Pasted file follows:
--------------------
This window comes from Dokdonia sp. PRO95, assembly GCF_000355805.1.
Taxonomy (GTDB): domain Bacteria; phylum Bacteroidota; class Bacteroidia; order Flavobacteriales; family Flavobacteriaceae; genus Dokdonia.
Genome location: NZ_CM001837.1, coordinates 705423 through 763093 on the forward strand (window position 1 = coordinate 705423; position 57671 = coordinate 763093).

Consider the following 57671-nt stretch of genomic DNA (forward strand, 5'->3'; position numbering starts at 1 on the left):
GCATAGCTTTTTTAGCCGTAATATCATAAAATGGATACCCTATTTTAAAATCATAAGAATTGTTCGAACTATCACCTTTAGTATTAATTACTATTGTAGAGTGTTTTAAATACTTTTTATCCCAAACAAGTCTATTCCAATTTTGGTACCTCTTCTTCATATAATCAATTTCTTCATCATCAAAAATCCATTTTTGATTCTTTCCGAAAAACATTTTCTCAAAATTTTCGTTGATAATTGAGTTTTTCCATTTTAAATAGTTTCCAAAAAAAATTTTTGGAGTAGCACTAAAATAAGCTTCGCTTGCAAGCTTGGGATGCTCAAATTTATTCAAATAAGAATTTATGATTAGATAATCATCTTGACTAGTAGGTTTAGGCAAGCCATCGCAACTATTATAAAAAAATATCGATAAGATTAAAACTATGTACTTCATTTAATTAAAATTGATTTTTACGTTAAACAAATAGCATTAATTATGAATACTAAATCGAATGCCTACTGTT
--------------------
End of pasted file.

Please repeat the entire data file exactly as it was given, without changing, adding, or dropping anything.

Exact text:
This window comes from Dokdonia sp. PRO95, assembly GCF_000355805.1.
Taxonomy (GTDB): domain Bacteria; phylum Bacteroidota; class Bacteroidia; order Flavobacteriales; family Flavobacteriaceae; genus Dokdonia.
Genome location: NZ_CM001837.1, coordinates 705423 through 763093 on the forward strand (window position 1 = coordinate 705423; position 57671 = coordinate 763093).

Consider the following 57671-nt stretch of genomic DNA (forward strand, 5'->3'; position numbering starts at 1 on the left):
GCATAGCTTTTTTAGCCGTAATATCATAAAATGGATACCCTATTTTAAAATCATAAGAATTGTTCGAACTATCACCTTTAGTATTAATTACTATTGTAGAGTGTTTTAAATACTTTTTATCCCAAACAAGTCTATTCCAATTTTGGTACCTCTTCTTCATATAATCAATTTCTTCATCATCAAAAATCCATTTTTGATTCTTTCCGAAAAACATTTTCTCAAAATTTTCGTTGATAATTGAGTTTTTCCATTTTAAATAGTTTCCAAAAAAAATTTTTGGAGTAGCACTAAAATAAGCTTCGCTTGCAAGCTTGGGATGCTCAAATTTATTCAAATAAGAATTTATGATTAGATAATCATCTTGACTAGTAGGTTTAGGCAAGCCATCGCAACTATTATAAAAAAATATCGATAAGATTAAAACTATGTACTTCATTTAATTAAAATTGATTTTTACGTTAAACAAATAGCATTAATTATGAATACTAAATCGAATGCCTACTGTT